On the other hand, we need to act on the issues discovered too. We already know that quite a lot of trouble stems from lack of time, overburden and eventually burn out. We know the solution to this: recruit more people, and utilise the resources we do have better. Part of that can be solved by expanding our numbers, but for the other part, we may need deeper changes. What those may be, I cannot tell yet, there simply wasn't enough time to dig deeper, and I'm likely not the best person to undertake the task, either. I am, however, confident that we'll discover the solution as we travel along.

The first step is gaining knowledge, without this, no further plans can be made.


I already touched the recruitment part earlier, at least the how of the approach. What I'd like to expand on is the why, in particular: why encourage recruiting non-packaging contributors, when we are building a distribution, and we're lacking packaging manpower too?

Let me answer those questions separately.

First of all, I still like to think - but perhaps I am wrong - that we have an unbelievable amount of packaging manpower, which we fail to use to its full extent. We can use more, we always will be able to. But it also helps if we manage to put our existing resources to better use.

And that is where non-packaging contributions come in. If we improve our skills in areas we're lacking in, that in turn, will improve the general quality of the project, which in turns improves morale, and a vibrant, well functioning, welcoming community attracts even more people, and keeps us motivated in the long run too.

Mouse on the tightrope

With all that out, you may be wondering who I may be, and why you have not seen my name over the mailing lists in recent years. I'm not a terribly vocal person anymore, not a hot-headed teen I used to be some ten years ago. Most who know me, know me by my online nick name, algernon, and in most cases, I prefer that in real life too, for silly reasons I'd rather not dive into (but the primary one being that people have a hard time correctly pronouncing my name, and I have a hard time recognising my name unless pronounced the way I learnt it). Nevertheless, my name is Gergely Nagy, and I'm a recovering hacker, who intends to become a bachelor of (hungarian) arts, by majoring in Hungarian grammar & literature sometime in the next three to five years.

Over the course of the past year, I also strived to observe and learn from exceptional leaders at my day job, because there, I have the advantage of meeting with them face to face, to interact with them on a daily basis. Fortunately for me, there are people among them from whom I learned a great deal about not only motivation, but about behind-the-scenes politics too - both a valuable lesson.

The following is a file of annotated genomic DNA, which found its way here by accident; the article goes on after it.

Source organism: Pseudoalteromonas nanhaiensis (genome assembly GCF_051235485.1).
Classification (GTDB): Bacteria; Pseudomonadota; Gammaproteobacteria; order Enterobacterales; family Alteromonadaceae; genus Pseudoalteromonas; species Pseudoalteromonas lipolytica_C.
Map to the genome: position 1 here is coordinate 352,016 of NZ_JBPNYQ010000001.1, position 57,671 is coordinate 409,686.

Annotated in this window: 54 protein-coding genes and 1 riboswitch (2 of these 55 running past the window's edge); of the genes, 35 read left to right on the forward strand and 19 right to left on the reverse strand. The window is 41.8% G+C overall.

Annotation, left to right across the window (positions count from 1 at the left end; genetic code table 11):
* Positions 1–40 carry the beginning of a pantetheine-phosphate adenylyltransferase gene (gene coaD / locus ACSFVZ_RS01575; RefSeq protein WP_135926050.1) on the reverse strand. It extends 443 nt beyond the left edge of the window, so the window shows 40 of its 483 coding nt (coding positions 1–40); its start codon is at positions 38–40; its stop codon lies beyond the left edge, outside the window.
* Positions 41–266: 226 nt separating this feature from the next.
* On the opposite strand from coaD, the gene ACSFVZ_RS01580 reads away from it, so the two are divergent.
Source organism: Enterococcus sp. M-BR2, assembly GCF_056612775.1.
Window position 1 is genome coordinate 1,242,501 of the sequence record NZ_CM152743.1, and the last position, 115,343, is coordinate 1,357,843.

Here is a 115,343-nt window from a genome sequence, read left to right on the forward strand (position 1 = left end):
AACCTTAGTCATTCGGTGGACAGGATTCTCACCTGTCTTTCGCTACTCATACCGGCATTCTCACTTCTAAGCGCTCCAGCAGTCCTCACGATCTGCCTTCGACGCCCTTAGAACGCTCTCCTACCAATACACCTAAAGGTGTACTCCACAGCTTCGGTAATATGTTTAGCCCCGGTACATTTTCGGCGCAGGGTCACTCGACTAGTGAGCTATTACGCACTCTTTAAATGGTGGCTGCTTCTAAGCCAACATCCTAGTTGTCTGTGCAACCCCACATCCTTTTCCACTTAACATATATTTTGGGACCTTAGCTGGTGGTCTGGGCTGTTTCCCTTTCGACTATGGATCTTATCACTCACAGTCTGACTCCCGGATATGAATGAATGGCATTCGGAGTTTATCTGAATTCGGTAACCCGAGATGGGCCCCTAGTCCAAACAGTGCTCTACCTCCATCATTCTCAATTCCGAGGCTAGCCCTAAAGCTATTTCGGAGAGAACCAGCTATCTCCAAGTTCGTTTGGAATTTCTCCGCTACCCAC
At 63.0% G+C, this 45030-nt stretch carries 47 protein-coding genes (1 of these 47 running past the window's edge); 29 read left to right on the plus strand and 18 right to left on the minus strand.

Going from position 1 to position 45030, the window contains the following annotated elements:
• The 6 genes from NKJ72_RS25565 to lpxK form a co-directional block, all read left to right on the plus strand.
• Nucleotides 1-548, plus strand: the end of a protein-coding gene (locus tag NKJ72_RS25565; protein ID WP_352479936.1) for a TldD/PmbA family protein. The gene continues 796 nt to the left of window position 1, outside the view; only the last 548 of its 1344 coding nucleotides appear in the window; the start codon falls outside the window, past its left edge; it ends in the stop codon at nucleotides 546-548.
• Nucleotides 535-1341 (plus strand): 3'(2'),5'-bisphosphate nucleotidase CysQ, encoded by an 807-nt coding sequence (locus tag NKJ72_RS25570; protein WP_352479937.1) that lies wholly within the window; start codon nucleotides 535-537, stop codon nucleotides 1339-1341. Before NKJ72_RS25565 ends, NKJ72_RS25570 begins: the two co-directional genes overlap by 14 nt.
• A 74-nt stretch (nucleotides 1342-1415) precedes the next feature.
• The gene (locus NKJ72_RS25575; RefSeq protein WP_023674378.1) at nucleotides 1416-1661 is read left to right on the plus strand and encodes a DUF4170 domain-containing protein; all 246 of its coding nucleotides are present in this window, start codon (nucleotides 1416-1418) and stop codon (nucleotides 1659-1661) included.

And while I still have a tremendous amount of things to learn, I like to believe that I can do that. I know I can learn technical things extremely quickly (my day job depends on that, I would be out of a job if I failed at that), I'm positive that I can do the same in other areas as well, at least as long as it doesn't involve extreme amounts of economics. That proved to be a major barrier in the past.

But back to the more important point: my organising, presentation and leading skills. I'm a co-organiser of the Budapest Clojure User Group meetups, I started to encourage GSoC participation at my day job last year (we participated thanks to OpenSuSE who gave us a slot), and I'm driving it this year, aiming to become a mentoring organisation of our own. I'm doing regular talks and presentations, participate in code retreats, meetups and other similar events where I can both practice and learn the art of interacting with people, and the fine art of organising events.


It is customary during Debian Project Leader elections to write a rebuttal of the other candidate's platform. However, this is very hard to do this year, as there are a lot of overlaps between platforms, goals and ideas this time around. It is hard to rebute another platform, without also rebuting one's own. So instead of trying to highlight where I disagree (there's very little of that, if at all), I'd like to point out where I found each platform lacking.

Mind you, these notes are primarily based off of the platforms, because I'm sadly still behind on my debian-vote@ reading list. Furthermore, due to the high level of similarity between platforms, I will not always single out one or the other, but mention what I found lacking, or troublesome in general instead. So unless stated otherwise, my thoughts below apply to both Moray's and Lucas' platforms.

The thing I miss most from both platforms is the curious lack of plans about non-packaging project members (something which I strongly emphasize in my own platform). Similarly, even though Moray does mention encouraging more local events, I find those few paragraphs a little bit lacking; and Lucas does not even mention local teams in his platform, even though they are a very, very important part of the wider Debian community, and a terrific tool in our asset. They can further our reach by long miles! Considering their importance, little's said about either local teams or local events, even when the candidate does explicitly recognise their importance.

On the other hand, Lucas writes about innovation within Debian (which I found lacking in Moray's platform) - but while he does bring up the topic, I sadly found that section of his platform vague, a mistake I made last year myself, and which I tried to avoid this time, by explicitly listing a few of my ideas on how I'd imagine inspiring & motivating people (which, in turn, would foster innovation within the project).

From what I see - and I may be wrong here, and I am obviously biased - both platforms are reasonably explicit when it comes to easier topics, things that we know to work, and which we'd all continue doing in the very same spirit as our predecessor. But when it comes to experimenting, to new ideas, I found both platforms too vague. There are exceptions, of course, Moray's intern idea for example is sufficiently well explained, as far as it is possible within the limits of a platform. I found no similar thing in Lucas' platform, however, most of the ideas he explained were technical things, and those are the areas where we're fairly good at, where we already have a reasonably chance of improving - and thus, an easier topic. I was surprised by Lucas' platform, because even though he lists the need for experimentation important, the lack of truly experimental ideas was lacking - I found more in Moray's platform.

All in all, I found the discussions on debian-vote@ much more useful so far, than the platforms, a lot of things were asked and answered there that the platforms did not touch.